Although Trax was founded in 1983, the label had only released its first single in 1985. Since then, Trax had established itself as Chicago house’s premier label. One man who played his part in the rise of Trax was Farley Jackmaster Funk. He made his return in 1989, with Farley Jackmaster Funk Presents Ricky Dillard’s As Always. It was a welcome, soulful and dance-floor friendly return from one of Chicago house’s legends. Soul, gospel, funk and house combine during this joyous, celebratory track. Of the two versions, the original 12” version is the best.
Virgo Four was another of Trax’s big hitters making their return in 1989. Do You Know Who You Are and In A Vision which feature on Disc 8, show that Virgo Four are back to their best. Even the B-Sides Going Through Life and the hypnotic, mesmeric and anthemic Take Me Higher, which closes Disc 16 and the Trax Box shows Virgo Four only make quality music.
That’s quite a fitting way to end this review of the Trax Box. After all, Trax Records were synonymous with not just quality house music, but the best house music has to offer. Trax Records is responsible for many a Chicago house classic. Anthems and timeless classics, Trax has released more than their fare share of them. The music Trax released was innovative and inventive, way ahead of what their competitors were releasing. That’s why so many people remember the music Trax Records released between 1985 and 1989. For many people, this four year period represents Chicago house’s heyday. These four heady, hedonistic years represent house music at its best. I’ve only had the chance to mention a few of them.
There’s any number of other tracks on Trax Box I could’ve mentioned. That’s how consistently high the quality of music is. Considering Trax Box is a sixteen-disc box-set, Harmless Records, who release Trax Box on 30th September 2013, deserves our congratulations. With sixteen discs to fill, they could’ve forgiven the odd musical faux pas. That’s not the case though. They’ve not resorted to filler. Instead, it’s quality, quality and quality. Indeed, it’s killer all the way, during Trax Records’ first seventy-five releases. Spread over sixteen discs, this is an in-depth four year magical mystery tour through Trax Records’ illustrious back-catalogue. Best described as everything you’ve ever wanted to know about Trax Records, but were afraid to ask, the music and 100 page book documents the life and times of Trax Records. This is the perfect way to celebrate Trax Records very special anniversary.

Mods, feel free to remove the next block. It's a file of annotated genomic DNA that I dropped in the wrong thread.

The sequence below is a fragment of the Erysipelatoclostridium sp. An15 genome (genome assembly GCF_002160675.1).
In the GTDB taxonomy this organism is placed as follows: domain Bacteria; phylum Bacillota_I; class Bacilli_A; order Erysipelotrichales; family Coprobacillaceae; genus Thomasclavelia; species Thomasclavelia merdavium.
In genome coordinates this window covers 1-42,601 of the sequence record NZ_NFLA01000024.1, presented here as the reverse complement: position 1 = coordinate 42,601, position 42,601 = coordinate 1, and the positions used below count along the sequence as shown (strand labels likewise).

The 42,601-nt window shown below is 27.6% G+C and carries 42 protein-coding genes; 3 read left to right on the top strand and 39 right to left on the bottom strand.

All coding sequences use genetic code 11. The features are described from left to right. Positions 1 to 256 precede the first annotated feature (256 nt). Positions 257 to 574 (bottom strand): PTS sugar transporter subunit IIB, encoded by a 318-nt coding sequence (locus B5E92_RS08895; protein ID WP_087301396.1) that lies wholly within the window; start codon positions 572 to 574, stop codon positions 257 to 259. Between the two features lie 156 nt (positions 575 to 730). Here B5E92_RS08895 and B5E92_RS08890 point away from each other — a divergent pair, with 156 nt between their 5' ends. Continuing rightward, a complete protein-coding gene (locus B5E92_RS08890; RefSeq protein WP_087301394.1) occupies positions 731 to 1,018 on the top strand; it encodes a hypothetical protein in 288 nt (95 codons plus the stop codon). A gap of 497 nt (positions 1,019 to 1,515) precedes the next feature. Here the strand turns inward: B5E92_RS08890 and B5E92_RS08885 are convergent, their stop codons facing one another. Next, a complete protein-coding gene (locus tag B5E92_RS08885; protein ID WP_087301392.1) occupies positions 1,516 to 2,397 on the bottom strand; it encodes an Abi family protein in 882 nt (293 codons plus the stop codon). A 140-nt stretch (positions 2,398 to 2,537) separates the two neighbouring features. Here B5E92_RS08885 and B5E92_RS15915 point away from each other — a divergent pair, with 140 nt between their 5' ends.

This year, Trax Records is thirty. Long gone are its clubbing days. It’s youth, which was between 1985 and 1989, which the Trax Box covers, is another country. The Trax Box is the perfect way to remember Trax Records first four years, faults and all. Between 1985 and 1989, the unlikely pairing of Larry Sherman and Rachel Sanders made Trax Records Chicago house’s premier label. Along with a small, loyal staff, Trax Records records become one of the best known labels of the last thirty years. Trax Records was the equivalent to Stax Records, Blue Note, Chess Records, Salsoul Records and Philadelphia International Records. Just like these labels, Trax Records provided the soundtrack to a generation. They hold that music dearly, they cherish this music that was part of a musical revolution.
That’s no exaggeration. Before house music, dance music was at a crossroads. Disco had died in 1979. Other musical genres tried to fill the void. Synth pop, Euro Disco, and boogie all tried. Nothing filled dance-floors like disco. Disco had died, who wanted to dance to music people said sucked. People weren’t going to dance to yesterday’s music. They would dance to tomorrow’s music.What was needed, was something new, innovative and dance-floor friendly. The solution was house music, the musical offspring of disco, funk punk, Italo Disco, synth pop, Euro Disco and Philly Soul.
Just like punk in the seventies, with its D.I.Y. culture, aspiring producers were able to make music cheaply without the benefit of a large budget, recording contract or even, a recording studio. Drum machines, synths, sequencers and 4-track recorders were much cheaper. Now it was possible to record a hit single in your spare room. Many of the tracks on Trax Box were recorded this way. This was the future. What many people thought would be almost disposable music, stood the test of time and influenced further generations of musicians.
Despite the lack of a large budget, recording contract or recording studio, this didn’t hamper this new breed of talented and innovative producers. The music they recorded was revolutionary. Here was music that was imaginative, innovative and went on to influence further generations of producers. Some of that music is twenty-eight years old, but has aged well. It certainly has a contemporary sound. You wouldn’t think it was recorded in the eighties, on equipment which by today’s standards, is basic. That’s why I’d go as far as describe the music as timeless. That certainly is a good way to describe the music Trax Box, which is a glorious reminder of Chicago house’s premier label, Trax Records.